What do sommeliers really look for in selecting new wines for their restaurants?
Each sommelier has a different approach to select wines for their restaurant. Know it from Marco Iaccarino & Lucian Obreja.
Recent research reports that there are an estimated 600,000 commercial wine producers around the world, which doesn’t describe how many more labels there might be on sale at any one time. Looking at the kaleidoscope of wine how do you select new wines for your list.
Different sommeliers have different approaches and Marco Iaccarino from Murano says, ‘It depends on the focus of the restaurant. For Murano, we focus on sustainable and Italian and mostly we look for wines fulfilling these things’,
Michelin Starred L’Ortolan in the leafy countryside outside of Reading, homes an extensive lists of Natural, Organic and Biodynamic wines curated by Associazione Italiana Sommelier (A.I.S.) trained Lucian Obreja.
The Natural, Organic, Biodynamic frame along with some dead wood was left to Lucian by a former incumbent, which is part of the territory. However, he reflects more deeply about the customer.
‘Our customers are not the type of customer to find the most expensive bottles of wine and choose them because of that. There are a lot of factors which go into satisfying our customers on their special day. They come for a Michelin starred experience and require something special. We have a delicate balancing act to perform.’
The current direction of the restaurant and its overall business aims are important whilst giving the customer a unique and special occasion.
Value for Money
Lenart Cernilic of M Restaurants in London reflects that every sommelier is different bringing different ideas, which generate different selections and themes. Similarly to Lucian, the clientele plays a major part in decision making. ‘I would like to think that the one thing we all have in common is getting great value for money. We love the idea of customers truly enjoying the wine they had without the sour note of thinking they overspent. Our aim at M is to find wines that are primarily great wines, but also fairly rare.’
Marco plays a more strategic game ensuring that price plays a part but informs himself of who is around in the market so that he ensures he is ending up with pro-rata good value.
Equally, he is fully aware that if he deals with fewer suppliers the increased volume should bring some economies of scale and reduce his price per bottle. At the same time that possibly reduces the selection available to him.
Exclusivity is Special
M Restaurants have 20 wines that are exclusive to us in the UK, so that aspect is very important to us as well. Lastly, but also very important is the food pairing. Our chefs work hard to prepare fantastic dishes, so it would be rude of us to select a list of wines, that don’t match their efforts.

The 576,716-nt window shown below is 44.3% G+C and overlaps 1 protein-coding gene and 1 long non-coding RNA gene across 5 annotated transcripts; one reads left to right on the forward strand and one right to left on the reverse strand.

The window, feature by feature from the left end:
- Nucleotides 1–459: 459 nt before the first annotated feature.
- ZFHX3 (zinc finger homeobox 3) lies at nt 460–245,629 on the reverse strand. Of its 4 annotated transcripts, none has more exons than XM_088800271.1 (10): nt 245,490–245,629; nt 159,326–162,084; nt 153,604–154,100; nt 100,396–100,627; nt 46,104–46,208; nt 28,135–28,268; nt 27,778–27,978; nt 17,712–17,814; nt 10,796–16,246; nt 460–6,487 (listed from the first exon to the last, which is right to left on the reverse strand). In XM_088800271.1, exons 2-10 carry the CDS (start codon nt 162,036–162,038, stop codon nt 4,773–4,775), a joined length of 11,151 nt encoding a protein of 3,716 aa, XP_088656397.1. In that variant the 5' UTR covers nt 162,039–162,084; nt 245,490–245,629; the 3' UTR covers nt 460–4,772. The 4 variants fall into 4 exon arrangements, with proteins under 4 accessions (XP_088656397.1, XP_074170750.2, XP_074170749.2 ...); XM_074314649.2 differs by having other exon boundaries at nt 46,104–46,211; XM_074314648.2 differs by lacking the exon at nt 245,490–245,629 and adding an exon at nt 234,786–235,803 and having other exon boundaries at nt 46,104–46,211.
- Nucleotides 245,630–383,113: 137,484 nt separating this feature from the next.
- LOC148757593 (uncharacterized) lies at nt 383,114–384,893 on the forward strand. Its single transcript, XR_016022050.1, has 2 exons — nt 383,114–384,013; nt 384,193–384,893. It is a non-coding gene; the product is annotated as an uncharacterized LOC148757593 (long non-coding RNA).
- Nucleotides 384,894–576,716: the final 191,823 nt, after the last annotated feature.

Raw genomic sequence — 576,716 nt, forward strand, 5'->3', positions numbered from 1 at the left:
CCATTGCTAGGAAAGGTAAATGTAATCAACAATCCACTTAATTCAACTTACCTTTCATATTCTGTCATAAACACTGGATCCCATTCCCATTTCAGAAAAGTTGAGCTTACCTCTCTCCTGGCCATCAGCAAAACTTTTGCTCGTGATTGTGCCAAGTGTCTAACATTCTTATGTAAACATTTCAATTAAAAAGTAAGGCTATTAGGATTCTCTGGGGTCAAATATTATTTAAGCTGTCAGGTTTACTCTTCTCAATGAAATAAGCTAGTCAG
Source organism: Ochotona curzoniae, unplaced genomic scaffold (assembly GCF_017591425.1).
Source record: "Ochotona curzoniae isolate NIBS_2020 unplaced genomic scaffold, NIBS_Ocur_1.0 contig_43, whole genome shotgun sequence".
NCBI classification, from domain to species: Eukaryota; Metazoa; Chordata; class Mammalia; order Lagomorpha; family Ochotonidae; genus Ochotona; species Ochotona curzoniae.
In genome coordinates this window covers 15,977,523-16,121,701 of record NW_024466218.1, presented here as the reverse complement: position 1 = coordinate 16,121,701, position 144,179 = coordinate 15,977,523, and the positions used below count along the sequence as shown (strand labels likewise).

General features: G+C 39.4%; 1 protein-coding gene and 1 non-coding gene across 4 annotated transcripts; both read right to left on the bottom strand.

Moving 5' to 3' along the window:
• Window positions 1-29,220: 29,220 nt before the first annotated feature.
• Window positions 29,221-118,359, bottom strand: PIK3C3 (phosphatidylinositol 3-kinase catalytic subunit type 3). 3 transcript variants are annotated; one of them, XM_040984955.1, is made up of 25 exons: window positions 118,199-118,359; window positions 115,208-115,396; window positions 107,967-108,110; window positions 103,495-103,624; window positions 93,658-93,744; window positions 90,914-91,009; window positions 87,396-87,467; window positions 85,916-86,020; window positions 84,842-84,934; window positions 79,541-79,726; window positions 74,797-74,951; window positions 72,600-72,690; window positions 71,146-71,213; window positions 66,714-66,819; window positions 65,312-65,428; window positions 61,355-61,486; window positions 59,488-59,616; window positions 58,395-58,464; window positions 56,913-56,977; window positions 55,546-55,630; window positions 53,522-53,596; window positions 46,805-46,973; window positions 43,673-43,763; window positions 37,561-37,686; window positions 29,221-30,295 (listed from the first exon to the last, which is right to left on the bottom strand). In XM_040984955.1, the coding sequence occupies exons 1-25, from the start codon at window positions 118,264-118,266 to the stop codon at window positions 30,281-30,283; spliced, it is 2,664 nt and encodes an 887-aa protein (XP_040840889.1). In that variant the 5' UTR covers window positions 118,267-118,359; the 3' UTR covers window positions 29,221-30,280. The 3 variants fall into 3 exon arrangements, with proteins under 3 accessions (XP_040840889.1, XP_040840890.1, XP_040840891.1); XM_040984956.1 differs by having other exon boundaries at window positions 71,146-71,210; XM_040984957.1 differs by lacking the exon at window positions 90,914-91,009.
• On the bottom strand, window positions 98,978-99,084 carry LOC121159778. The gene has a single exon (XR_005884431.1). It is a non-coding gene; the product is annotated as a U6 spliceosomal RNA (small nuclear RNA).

Lucian reports the same. ‘L’Ortolan lists an Italian red wine from Piemonte which we serve chilled and needs to be served chilled. Everyone we give this wine to loves it and it and goes well with the chef’s dishes. It is only available in one wine bar in London so it makes the experience very special for the guest’.
On the grapevine, I hear of restaurants now setting up importing businesses so that they can create an exclusive supply chain.
Depending on the season, the sommelier or wine buyer will alter their purchasing patterns. So Marco Iaccarino is looking more at Chenin Blanc and Pinot Gris from Alsace at this time of year when considering white wines than a zingy Sauvignon blanc.
Lucian is not looking for rose currently, because it is out of season, but finds Beaujolais Nouveau is fantastic because it ticks a number of boxes – value, great year, wide-ranging food matches and the first wine of the year.
Nearly every sommelier that we contacted mentions the closeness of the relationship with the chef and the food of their establishment. Some go further and either request the help of the supplier or at least enquire for their wider experience of the market.
The issue for all sommeliers is having a route to sell the wine in question, for which they need a clear vision of food pairings and restaurant style. Lucian has a keen eye for matching what his kitchen is producing with possible wines. A recent pairing of Orange Wines with Foie Gras has been particularly successful.
For some selectors producer size is important.
Marco at Murano is looking for small artisanal, craft producers. This requires a lot of work with suppliers, identifying the right profile of producer and tasting frequently with suppliers seeking that balance of right taste, a right profile of producer.
Marco, Lucian and Lenart are in agreement that it is a variety of factors that contribute to decision making. However, each is an individual and shop for individually styles outlets, that each has their personalities. The wine world with its cornucopia of wine selections allows for each place to sculpt the wine list as they want to tell their employers' stories.
About the Author
The article is contributed by Alistair Morrell, Wine Inspector, wine industry consultant, journalist and, commentator. Over 30 years as a wine business professional, Alistair shares his global knowledge, network, and experience of growers, importers, distributors and buyers.
About London Wine Competition
The London Wine Competition recognizes, rewards and help promote wine brands that have successfully been created to identify with and target a specific wine drinker. It rates the brands based on three important criteria : Quality, Value For Money & Packaging. The event is organized by Beverage Trade Network (BTN), the leading online platform dedicated to connecting the global beverage industry.